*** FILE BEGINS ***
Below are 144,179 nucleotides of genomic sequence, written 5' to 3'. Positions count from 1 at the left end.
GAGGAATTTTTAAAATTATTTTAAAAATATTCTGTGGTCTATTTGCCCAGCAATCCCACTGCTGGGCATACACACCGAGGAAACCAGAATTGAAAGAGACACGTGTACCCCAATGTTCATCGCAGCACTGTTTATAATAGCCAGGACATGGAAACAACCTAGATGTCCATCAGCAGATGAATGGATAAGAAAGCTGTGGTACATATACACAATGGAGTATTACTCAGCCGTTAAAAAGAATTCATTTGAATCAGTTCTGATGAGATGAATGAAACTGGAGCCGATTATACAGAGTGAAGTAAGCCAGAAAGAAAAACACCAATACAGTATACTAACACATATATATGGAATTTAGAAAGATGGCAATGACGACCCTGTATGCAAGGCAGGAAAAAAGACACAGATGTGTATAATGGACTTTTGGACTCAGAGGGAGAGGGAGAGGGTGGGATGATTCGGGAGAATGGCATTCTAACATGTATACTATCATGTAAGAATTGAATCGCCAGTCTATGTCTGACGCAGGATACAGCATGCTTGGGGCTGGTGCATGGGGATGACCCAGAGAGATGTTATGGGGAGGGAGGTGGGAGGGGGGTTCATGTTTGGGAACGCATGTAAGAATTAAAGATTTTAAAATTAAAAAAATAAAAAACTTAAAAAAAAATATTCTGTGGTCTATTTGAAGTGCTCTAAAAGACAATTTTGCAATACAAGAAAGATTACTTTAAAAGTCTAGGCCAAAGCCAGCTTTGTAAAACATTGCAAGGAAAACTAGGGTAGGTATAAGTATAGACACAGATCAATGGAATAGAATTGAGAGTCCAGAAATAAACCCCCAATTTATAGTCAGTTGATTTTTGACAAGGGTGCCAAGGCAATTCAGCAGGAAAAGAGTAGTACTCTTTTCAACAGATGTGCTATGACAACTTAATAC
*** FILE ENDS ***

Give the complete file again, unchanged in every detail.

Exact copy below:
Below are 144,179 nucleotides of genomic sequence, written 5' to 3'. Positions count from 1 at the left end.
GAGGAATTTTTAAAATTATTTTAAAAATATTCTGTGGTCTATTTGCCCAGCAATCCCACTGCTGGGCATACACACCGAGGAAACCAGAATTGAAAGAGACACGTGTACCCCAATGTTCATCGCAGCACTGTTTATAATAGCCAGGACATGGAAACAACCTAGATGTCCATCAGCAGATGAATGGATAAGAAAGCTGTGGTACATATACACAATGGAGTATTACTCAGCCGTTAAAAAGAATTCATTTGAATCAGTTCTGATGAGATGAATGAAACTGGAGCCGATTATACAGAGTGAAGTAAGCCAGAAAGAAAAACACCAATACAGTATACTAACACATATATATGGAATTTAGAAAGATGGCAATGACGACCCTGTATGCAAGGCAGGAAAAAAGACACAGATGTGTATAATGGACTTTTGGACTCAGAGGGAGAGGGAGAGGGTGGGATGATTCGGGAGAATGGCATTCTAACATGTATACTATCATGTAAGAATTGAATCGCCAGTCTATGTCTGACGCAGGATACAGCATGCTTGGGGCTGGTGCATGGGGATGACCCAGAGAGATGTTATGGGGAGGGAGGTGGGAGGGGGGTTCATGTTTGGGAACGCATGTAAGAATTAAAGATTTTAAAATTAAAAAAATAAAAAACTTAAAAAAAAATATTCTGTGGTCTATTTGAAGTGCTCTAAAAGACAATTTTGCAATACAAGAAAGATTACTTTAAAAGTCTAGGCCAAAGCCAGCTTTGTAAAACATTGCAAGGAAAACTAGGGTAGGTATAAGTATAGACACAGATCAATGGAATAGAATTGAGAGTCCAGAAATAAACCCCCAATTTATAGTCAGTTGATTTTTGACAAGGGTGCCAAGGCAATTCAGCAGGAAAAGAGTAGTACTCTTTTCAACAGATGTGCTATGACAACTTAATAC